History of National Crime Prevention Week
In 1984, President Ronald Reagan declared October to be Crime Prevention Week. N.C.P.C. has worked with local law enforcement, government agencies, civic organizations, schools, and businesses since then to help them spread the word about crime prevention and personal safety.
Crime Prevention Week was first observed in 1983 in Canada, due to the federal government. The Alberta government began celebrating the week with a provincial focus in 1992. It was then relocated to May in 1993, at the request of Alberta police forces, to coincide with National Police Week.
The Advertising Council, Inc. assumed the task of assisting the nation in broadcast methods to decrease crime in 1978. The Ad Council tasked Dancer Fitzgerald Sample. Over 19 agencies, which constituted the nucleus of the Crime Prevention Coalition of America, supported and executed the efforts. The National Crime Prevention Council now oversees the National Citizens’ Crime Prevention Campaign, which features McGruff the Crime Dog and his catchphrase, “Take A Bite Out Of Crime.”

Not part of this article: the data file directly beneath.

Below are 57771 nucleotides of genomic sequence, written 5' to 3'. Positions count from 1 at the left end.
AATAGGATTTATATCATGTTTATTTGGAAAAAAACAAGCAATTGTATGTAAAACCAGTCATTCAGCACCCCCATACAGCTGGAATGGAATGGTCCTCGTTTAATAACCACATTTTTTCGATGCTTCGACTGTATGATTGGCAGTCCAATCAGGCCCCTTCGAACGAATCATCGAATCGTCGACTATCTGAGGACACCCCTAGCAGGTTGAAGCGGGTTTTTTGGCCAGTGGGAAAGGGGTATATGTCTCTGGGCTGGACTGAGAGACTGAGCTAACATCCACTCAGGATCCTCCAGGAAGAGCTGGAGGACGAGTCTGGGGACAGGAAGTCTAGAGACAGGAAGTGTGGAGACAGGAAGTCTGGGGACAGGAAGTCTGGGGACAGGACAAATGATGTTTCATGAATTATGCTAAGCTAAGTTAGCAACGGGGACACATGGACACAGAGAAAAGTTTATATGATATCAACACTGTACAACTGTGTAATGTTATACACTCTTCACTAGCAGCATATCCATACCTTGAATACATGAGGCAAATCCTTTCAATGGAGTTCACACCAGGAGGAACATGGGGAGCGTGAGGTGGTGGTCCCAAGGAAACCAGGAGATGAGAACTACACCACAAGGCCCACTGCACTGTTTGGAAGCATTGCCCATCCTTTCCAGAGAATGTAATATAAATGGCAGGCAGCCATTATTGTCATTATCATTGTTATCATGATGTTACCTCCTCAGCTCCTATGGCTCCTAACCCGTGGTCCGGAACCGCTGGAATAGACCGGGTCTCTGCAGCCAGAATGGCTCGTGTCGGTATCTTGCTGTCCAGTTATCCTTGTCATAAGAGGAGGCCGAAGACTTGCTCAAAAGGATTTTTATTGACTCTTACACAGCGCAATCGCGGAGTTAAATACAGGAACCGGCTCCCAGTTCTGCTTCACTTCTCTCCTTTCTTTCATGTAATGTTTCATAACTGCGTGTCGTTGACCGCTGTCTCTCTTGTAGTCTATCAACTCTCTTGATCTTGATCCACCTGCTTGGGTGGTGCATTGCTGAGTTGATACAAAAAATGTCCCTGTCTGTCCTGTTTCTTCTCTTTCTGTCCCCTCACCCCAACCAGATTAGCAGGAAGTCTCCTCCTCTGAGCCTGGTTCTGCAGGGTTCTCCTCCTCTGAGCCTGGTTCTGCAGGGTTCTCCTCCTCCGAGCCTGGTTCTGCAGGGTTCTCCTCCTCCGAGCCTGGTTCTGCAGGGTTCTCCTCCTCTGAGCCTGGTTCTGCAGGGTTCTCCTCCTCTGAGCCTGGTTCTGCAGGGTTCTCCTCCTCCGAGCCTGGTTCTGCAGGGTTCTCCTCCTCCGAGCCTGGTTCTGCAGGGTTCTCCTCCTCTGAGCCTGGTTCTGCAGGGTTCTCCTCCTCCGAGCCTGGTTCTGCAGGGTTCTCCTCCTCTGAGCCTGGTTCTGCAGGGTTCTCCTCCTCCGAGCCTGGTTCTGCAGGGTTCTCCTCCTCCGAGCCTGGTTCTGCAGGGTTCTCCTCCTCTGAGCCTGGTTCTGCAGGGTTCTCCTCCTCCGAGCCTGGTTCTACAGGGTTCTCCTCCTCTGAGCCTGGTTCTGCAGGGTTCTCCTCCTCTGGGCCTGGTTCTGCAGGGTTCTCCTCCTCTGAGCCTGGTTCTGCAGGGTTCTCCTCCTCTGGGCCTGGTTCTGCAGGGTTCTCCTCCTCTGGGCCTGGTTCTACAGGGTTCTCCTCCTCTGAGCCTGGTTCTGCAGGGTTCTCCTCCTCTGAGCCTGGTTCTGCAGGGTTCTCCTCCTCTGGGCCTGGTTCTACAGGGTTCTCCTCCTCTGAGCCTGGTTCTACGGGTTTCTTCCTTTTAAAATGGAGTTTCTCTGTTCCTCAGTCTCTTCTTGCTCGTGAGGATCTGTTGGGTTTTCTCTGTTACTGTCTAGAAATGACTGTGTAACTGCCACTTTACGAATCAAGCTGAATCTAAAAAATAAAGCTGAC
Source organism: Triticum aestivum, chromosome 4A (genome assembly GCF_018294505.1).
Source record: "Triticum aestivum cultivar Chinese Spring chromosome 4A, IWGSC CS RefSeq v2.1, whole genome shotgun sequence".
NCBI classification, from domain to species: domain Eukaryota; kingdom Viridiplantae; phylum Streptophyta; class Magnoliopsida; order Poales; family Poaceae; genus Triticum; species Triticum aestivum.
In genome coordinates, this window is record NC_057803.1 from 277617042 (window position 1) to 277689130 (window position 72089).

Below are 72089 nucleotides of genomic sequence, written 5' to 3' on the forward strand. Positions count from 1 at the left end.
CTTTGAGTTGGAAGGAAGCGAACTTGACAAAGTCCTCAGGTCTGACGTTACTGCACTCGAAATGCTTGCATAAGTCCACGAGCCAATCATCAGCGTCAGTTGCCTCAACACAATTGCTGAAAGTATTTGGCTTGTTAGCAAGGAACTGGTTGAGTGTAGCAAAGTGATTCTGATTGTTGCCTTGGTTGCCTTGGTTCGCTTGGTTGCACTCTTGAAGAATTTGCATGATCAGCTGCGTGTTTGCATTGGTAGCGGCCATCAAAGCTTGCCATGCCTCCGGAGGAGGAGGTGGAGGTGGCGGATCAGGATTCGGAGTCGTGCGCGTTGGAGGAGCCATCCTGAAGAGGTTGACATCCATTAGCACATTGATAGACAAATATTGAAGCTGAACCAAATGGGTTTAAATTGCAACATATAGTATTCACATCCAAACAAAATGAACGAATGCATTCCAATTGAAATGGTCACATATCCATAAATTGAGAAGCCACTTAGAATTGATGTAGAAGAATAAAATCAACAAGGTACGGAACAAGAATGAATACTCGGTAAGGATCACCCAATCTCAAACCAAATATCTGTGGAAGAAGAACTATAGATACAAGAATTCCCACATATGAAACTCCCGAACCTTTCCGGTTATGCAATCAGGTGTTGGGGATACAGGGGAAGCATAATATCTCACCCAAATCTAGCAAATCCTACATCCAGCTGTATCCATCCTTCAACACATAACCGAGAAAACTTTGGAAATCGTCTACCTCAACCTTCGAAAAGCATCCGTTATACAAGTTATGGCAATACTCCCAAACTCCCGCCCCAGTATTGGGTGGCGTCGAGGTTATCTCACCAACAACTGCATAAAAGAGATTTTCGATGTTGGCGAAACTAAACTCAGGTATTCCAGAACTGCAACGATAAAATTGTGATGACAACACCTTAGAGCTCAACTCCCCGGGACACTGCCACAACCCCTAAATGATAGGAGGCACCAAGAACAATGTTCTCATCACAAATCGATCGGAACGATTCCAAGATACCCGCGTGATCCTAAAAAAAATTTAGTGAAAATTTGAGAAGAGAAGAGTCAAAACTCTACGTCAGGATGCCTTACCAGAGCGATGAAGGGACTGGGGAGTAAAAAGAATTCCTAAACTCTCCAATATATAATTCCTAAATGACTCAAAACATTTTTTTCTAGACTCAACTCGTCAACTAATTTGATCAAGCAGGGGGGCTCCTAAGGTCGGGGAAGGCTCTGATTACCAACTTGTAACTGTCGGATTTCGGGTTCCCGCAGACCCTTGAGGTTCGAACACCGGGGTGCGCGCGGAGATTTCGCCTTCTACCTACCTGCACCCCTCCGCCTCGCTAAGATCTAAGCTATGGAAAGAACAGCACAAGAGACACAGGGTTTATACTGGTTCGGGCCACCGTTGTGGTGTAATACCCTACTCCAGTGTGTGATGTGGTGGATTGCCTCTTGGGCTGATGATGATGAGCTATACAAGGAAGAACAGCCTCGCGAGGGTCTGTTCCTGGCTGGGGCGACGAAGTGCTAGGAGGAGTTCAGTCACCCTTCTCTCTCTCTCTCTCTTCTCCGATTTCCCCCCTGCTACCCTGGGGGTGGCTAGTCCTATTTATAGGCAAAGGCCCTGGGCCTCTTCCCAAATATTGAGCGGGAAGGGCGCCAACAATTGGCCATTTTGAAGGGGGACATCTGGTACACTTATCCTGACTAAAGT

McGruff has been at hundreds of community and school events, as well as on radio and television, throughout the years. His themes have shifted from promoting personal, family, and home protection to broader concerns about crime prevention. The United States Postal Service issued a first-class postage stamp featuring McGruff’s face in 1984. McGruff was pushing people to join Neighborhood Watch and clean up streets and parks to make them less appealing to thieves by the mid-1980s. The Campaign addressed the consequences of gun violence on children in the mid-1990s. Volunteering, bullying, Internet safety, and identity theft are all current challenges. McGruff will also address cyberbullying and telemarketing fraud against elders soon.